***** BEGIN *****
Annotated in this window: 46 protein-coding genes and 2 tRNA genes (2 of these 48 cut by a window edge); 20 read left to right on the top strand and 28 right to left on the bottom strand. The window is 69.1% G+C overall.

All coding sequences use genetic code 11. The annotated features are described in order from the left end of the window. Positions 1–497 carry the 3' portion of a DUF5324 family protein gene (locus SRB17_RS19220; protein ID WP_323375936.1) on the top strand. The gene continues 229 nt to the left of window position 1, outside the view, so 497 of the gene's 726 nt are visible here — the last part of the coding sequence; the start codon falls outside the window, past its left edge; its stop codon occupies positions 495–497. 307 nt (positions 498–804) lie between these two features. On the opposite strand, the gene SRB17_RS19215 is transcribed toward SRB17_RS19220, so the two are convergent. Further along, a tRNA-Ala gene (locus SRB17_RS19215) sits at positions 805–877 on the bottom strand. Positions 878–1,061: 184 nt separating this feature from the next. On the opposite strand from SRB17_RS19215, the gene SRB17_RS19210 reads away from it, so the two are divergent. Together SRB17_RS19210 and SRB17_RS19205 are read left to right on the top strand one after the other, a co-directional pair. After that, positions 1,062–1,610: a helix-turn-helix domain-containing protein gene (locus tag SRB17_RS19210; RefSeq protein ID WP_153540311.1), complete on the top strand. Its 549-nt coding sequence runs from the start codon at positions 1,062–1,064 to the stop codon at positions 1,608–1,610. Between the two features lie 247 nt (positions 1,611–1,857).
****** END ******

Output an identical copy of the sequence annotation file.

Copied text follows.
Annotated in this window: 46 protein-coding genes and 2 tRNA genes (2 of these 48 cut by a window edge); 20 read left to right on the top strand and 28 right to left on the bottom strand. The window is 69.1% G+C overall.

All coding sequences use genetic code 11. The annotated features are described in order from the left end of the window. Positions 1–497 carry the 3' portion of a DUF5324 family protein gene (locus SRB17_RS19220; protein ID WP_323375936.1) on the top strand. The gene continues 229 nt to the left of window position 1, outside the view, so 497 of the gene's 726 nt are visible here — the last part of the coding sequence; the start codon falls outside the window, past its left edge; its stop codon occupies positions 495–497. 307 nt (positions 498–804) lie between these two features. On the opposite strand, the gene SRB17_RS19215 is transcribed toward SRB17_RS19220, so the two are convergent. Further along, a tRNA-Ala gene (locus SRB17_RS19215) sits at positions 805–877 on the bottom strand. Positions 878–1,061: 184 nt separating this feature from the next. On the opposite strand from SRB17_RS19215, the gene SRB17_RS19210 reads away from it, so the two are divergent. Together SRB17_RS19210 and SRB17_RS19205 are read left to right on the top strand one after the other, a co-directional pair. After that, positions 1,062–1,610: a helix-turn-helix domain-containing protein gene (locus tag SRB17_RS19210; RefSeq protein ID WP_153540311.1), complete on the top strand. Its 549-nt coding sequence runs from the start codon at positions 1,062–1,064 to the stop codon at positions 1,608–1,610. Between the two features lie 247 nt (positions 1,611–1,857).